Nikon D850 goes on holiday: Ultimate shooting joy
PHOTOGRAPHING a baby koala as it holds out its little paw, the magic of Nikon's flagship D850 camera is revealed.
The magic is repeated again while zooming in on a beautiful Osprey eagle.
On holidays and walking along a Queensland beach, a friendly local, noticing my impressive camera kit, asks me whether I had seen their three 'locals' - the eagles perched up on the white jetty just after sunrise.
I couldn't believe my luck. Shooting with a 70-200mm lens, I managed to get a nice full frame shot of the majestic birds at a distance.
As I walked closer and closer, I couldn't believe they weren't flying off. I managed to get within a metre of one of them so
I probably could have got a decent shot on the latest iPhone.
But nothing offering the level of detail or sharpness as achieved on the D850.
Focused sharply on one eye, the result is an image you'd be happy to frame and put up on your loungeroom wall.
And thankfully, it wasn't just a one-off.
The superb D850, with its 46 megapixel CMOS censor, captured a beautiful series of photographs almost everywhere I took it.
It was certainly no slouch at surfers or bodyboarders in action, shooting at 7fps in automatic exposure and focus mode.
Add a battery grip and it can achieve even higher speeds.
The focus system is incredibly versatile with a range of options using a 153-point system linked to a 180,000-pixel metering system.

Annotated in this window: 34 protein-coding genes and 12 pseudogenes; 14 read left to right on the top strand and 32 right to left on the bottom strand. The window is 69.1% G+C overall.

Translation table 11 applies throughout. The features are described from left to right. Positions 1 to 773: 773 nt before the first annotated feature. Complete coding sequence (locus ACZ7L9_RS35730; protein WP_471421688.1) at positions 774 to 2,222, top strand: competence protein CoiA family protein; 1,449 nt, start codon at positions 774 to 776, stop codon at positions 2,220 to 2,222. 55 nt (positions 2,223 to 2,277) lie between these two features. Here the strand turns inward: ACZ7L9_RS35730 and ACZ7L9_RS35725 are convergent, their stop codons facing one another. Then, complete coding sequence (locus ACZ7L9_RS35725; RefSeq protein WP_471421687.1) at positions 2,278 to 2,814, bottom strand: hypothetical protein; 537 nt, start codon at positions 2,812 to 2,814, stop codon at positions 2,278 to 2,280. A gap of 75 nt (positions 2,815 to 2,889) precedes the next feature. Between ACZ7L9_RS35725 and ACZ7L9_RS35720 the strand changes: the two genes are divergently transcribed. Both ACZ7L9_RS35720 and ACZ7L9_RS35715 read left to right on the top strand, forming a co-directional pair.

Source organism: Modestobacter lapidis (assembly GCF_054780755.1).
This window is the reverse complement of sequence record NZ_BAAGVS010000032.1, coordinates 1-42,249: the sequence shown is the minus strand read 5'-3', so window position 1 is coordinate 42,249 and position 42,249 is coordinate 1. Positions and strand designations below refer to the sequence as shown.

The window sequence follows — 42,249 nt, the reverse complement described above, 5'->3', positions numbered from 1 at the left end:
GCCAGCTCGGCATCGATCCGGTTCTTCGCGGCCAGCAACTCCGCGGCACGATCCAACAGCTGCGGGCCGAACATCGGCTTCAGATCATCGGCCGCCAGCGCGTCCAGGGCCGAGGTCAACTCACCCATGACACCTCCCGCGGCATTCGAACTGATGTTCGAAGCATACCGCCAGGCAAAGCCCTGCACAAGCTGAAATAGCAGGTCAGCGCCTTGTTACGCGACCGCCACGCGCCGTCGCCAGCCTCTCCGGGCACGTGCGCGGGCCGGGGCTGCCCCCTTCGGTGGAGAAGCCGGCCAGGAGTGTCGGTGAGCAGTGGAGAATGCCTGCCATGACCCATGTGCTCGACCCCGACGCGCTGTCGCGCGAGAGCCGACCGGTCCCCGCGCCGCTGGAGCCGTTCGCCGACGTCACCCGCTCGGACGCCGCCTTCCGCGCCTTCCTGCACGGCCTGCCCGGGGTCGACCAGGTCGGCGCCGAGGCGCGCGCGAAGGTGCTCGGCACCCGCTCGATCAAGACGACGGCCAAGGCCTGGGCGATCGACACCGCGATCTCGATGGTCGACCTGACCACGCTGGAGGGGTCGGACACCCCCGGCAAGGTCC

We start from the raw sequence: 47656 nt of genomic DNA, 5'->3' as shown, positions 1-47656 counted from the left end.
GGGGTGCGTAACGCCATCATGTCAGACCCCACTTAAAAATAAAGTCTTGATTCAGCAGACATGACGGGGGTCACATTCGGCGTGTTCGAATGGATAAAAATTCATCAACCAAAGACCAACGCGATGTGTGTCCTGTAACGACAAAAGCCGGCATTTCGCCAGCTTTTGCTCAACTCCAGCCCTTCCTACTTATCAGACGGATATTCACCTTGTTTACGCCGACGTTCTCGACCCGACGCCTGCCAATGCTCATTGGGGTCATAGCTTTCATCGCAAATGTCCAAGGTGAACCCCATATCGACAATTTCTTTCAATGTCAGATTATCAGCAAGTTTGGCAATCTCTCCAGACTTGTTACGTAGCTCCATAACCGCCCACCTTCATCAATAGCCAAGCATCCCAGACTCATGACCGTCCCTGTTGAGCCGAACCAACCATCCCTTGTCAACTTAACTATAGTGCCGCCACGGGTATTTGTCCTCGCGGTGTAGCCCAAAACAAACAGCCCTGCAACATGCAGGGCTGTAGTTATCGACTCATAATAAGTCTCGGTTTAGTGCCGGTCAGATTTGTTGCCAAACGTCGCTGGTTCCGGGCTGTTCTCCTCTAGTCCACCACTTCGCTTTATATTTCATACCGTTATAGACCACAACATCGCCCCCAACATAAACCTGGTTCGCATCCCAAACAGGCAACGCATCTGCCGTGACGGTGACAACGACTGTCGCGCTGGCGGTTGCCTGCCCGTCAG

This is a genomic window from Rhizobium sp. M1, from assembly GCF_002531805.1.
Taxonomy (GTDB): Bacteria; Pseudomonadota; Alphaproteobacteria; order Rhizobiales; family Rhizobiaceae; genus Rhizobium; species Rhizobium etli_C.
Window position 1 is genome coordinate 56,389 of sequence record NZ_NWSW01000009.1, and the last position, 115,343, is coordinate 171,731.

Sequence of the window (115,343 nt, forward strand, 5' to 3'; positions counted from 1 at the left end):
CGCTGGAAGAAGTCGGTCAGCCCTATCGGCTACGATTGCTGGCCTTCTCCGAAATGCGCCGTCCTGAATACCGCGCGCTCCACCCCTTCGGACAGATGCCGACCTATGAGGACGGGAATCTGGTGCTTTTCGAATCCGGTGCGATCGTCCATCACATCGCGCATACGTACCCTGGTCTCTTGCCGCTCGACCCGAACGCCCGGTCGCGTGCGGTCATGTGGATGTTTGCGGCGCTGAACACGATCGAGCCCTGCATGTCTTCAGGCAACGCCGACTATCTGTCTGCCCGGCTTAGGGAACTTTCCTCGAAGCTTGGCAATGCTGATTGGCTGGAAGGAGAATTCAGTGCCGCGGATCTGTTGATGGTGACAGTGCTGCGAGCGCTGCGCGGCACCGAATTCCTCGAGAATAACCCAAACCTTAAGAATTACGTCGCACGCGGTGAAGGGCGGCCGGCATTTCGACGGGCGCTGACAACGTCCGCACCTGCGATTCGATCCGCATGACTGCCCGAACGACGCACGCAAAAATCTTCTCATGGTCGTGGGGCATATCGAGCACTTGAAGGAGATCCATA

It also captures video nicely at 4K, though there are far better and more compact options if you are just into video. That said, it can do 1080p video at up to 120 frames per second.
There's also a range of time-lapse options including in-camera 4K video creation.
The camera has a 3.2 inch tilting LCD touchscreen with illuminated controls.
We tested a Nikkor 24-70mm F/2.8 lens and a 70-200mm variety.
The long lens was pretty heavy set of glass to carry around Australia Zoo all day but boy did it deliver some beautiful images and nice stable video.
Photographing a baby koala, owl, or the zoo's newest tiger on the move, the photographs were so good, you had to show people shooting with their phone cameras. Cue the envy factor.
Even as birds flew across Steve Irwin's Crocoseum, it managed to pick them out from the crowd, capturing reasonably crisp images.
There were other times where the focus was not as spot on but probably more due to user error in not choosing the right focusing mode for the situation, than the camera itself.
The D850, given its level of sophistication and shooting options, is probably a camera you would need to use for a good year before you start to make the very most of it.
That's the beauty of photography, there's always another way of shooting, another setting to try and plenty of videos to watch from experts who really know how to get the most out of their gear.
With a price tag of more than $3000 for the D850 body, plus almost that again for the 200mm lens, this is a kit for the professional or super serious photographer.
Wouldn't it be nice.